Premier Daniel Andrews' plan for the easing of restrictions shows a slow road for hospitality businesses in metro Melbourne.
The first two steps will see hospitality businesses offering takeaway and delivery-only services. The third step, slated for October 26, is reliant on an average of five cases or fewer a day over a 14-day period. Once this threshold is reached, businesses will be allowed to resume dine-in trade, but mostly in outdoor settings. Venues are unlikely to serve diners indoors until November 23.
The premier says discussions with industry bodies are ongoing. "[But] we can't have thousands of Victorians moving around to go for dinner at a pub or restaurant, otherwise we won't be reopen for long".
Andrews says the state government will work with local governments to help cafes, bars and restaurants arrange more outdoor tables, with more announcements to come.
The premier says hospitality will look different in the months ahead. "We may close parking, have dividers, we may move a significant amount of activity outside the venue but it will still be able to happen. And I think we can make that work.
"There are a number of cities in the world that are doing that, and that is what we are focused on at the moment."
Restaurateur Chris Lucas, of the Lucas Group, says the decision to keep restrictions in place until at least October 26 is tantamount to a death sentence.
"Two months and three weeks until we can reopen for internal dining, and then only for 20 to 50 patrons in the busiest time of year. This compares to NSW, which has a cap of 300 patrons with what would be similar low infections."
According to Lucas, whose restaurants include Chin Chin, Kisume and Baby, takeaway trade equates to about 10 per cent of dine-in revenue.
Hannah Green, of Etta in Brunswick East, says having outdoor dining as the sole source of income is going to be tough, given Melbourne's temperamental weather.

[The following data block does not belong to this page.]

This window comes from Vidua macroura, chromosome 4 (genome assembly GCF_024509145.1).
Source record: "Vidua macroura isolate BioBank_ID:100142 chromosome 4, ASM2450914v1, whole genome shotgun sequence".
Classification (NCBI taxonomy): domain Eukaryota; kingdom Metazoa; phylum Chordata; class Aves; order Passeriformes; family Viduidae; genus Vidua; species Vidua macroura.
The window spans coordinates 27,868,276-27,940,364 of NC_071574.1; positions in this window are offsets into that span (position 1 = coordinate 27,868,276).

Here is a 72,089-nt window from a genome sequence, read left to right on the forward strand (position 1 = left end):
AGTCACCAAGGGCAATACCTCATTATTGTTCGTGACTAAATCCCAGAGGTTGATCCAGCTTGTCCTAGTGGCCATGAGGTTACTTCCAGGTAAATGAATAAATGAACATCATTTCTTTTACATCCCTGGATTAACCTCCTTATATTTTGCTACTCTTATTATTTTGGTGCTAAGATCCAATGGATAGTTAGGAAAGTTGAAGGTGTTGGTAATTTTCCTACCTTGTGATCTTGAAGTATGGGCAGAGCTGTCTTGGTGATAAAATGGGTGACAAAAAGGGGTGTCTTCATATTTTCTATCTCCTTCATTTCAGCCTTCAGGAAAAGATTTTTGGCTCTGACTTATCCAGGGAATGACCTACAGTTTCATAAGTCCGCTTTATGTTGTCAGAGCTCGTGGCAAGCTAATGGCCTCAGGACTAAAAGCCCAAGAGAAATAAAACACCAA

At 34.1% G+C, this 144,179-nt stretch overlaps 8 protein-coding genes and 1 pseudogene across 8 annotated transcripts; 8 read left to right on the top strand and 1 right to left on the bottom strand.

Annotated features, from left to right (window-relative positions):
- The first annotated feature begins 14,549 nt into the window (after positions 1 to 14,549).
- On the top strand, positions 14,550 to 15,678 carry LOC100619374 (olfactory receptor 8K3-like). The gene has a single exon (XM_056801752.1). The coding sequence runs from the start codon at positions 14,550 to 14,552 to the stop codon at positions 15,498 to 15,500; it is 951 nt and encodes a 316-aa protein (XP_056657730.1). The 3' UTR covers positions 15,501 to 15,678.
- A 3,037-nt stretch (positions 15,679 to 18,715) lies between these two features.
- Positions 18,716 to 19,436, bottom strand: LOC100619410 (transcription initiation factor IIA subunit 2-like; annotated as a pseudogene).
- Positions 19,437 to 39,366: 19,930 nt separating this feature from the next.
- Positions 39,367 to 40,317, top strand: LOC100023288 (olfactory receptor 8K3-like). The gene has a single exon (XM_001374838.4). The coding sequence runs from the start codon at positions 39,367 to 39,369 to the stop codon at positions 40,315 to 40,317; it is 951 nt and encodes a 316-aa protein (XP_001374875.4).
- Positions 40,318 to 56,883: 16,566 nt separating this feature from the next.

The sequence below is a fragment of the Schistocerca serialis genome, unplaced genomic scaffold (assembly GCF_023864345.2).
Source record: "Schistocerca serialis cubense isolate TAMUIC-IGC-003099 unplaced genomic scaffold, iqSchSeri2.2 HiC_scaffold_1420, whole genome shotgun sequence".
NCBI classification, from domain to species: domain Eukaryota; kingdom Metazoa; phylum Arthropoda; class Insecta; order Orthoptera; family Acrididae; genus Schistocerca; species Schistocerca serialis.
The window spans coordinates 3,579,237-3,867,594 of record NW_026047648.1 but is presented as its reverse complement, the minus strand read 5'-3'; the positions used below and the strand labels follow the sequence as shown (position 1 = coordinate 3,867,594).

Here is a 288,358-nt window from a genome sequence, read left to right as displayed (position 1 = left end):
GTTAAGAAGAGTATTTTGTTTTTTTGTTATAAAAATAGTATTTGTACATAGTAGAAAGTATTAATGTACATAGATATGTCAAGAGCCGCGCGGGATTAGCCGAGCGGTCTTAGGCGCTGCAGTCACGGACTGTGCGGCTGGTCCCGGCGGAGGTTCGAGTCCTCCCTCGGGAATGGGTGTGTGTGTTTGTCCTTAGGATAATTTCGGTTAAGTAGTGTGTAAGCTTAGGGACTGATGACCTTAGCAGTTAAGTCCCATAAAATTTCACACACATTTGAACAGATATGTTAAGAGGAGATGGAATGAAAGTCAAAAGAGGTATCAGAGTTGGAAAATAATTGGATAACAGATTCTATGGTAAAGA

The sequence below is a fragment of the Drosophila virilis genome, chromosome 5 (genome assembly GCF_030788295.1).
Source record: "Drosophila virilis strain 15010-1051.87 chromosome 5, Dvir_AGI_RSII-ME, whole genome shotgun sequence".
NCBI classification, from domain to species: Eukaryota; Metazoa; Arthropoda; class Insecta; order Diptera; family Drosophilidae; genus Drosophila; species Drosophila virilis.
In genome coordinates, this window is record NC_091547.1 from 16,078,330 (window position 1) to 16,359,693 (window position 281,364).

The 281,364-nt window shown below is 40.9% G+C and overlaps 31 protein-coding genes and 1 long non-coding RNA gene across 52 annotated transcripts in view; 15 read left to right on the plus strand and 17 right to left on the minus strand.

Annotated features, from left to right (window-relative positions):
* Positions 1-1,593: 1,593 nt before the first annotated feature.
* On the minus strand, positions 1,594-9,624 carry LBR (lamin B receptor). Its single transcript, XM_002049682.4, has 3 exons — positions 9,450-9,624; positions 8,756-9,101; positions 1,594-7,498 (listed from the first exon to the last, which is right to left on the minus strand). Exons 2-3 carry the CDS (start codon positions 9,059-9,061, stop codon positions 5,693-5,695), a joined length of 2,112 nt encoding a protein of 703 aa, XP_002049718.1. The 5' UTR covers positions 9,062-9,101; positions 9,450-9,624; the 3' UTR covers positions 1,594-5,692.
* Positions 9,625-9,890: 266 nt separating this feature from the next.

"We are going to need ongoing JobKeeper at the level we have to keep our staff employed and continued stimulus packages in line with the restrictions we are facing until we can get back to a sustainable level of guests," says Green.
Today's roadmap news is little better for regional hospitality venues. Like metropolitan restaurants, they are restricted to serving takeaways and deliveries and will be able to open for outdoor seated dining when the daily average number of cases in the past 14 days is less than five.
Robin Wickens, from Wickens at Royal Mail Hotel in Dunkeld, says during the first lockdown the restaurant was delivering its menu in boxes to Melbourne customers once or twice a week.
During the second lockdown, they shut the restaurant to focus their energy on the hotel's vast kitchen gardens ahead of an expected spring reopening. The garden is bursting with unusual vegetables such as salsify and has a bumper crop of broad beans, cauliflower and broccoli on the way.
"Now, we'll be into tomato season by the time we open again," says Wickens.
The chef says he'll be conferring with the team before deciding what to do next. Outdoor dining isn't an option for the fine diner, although the hotel can do limited outdoor dining at its Parker Street Project venue.
Midnight Starling's Steven Rogers says with a local population of 7500, it was difficult to mount a business case for serving takeaway during the two lockdowns. And outdoor dining will not be viable in Kyneton, where it's been known to snow during winter.
"How can you take bookings for limited outdoor seating when it's based on what the weather's doing?"
He's drawing positives from the warming weather, and the sight of the 2000 garlic bulbs he planted during the first lockdown getting closer to harvest.
In Beechworth, Provenance's Michael Ryan remains optimistic that many restaurants will be able to bounce back once COVID case numbers fall.
In the seven weeks between the two lockdowns, Ryan says his adjoining accommodation venue was the busiest it had been in 11 years.
"When people in Melbourne can get out, they'll be busting to get in a car and go somewhere."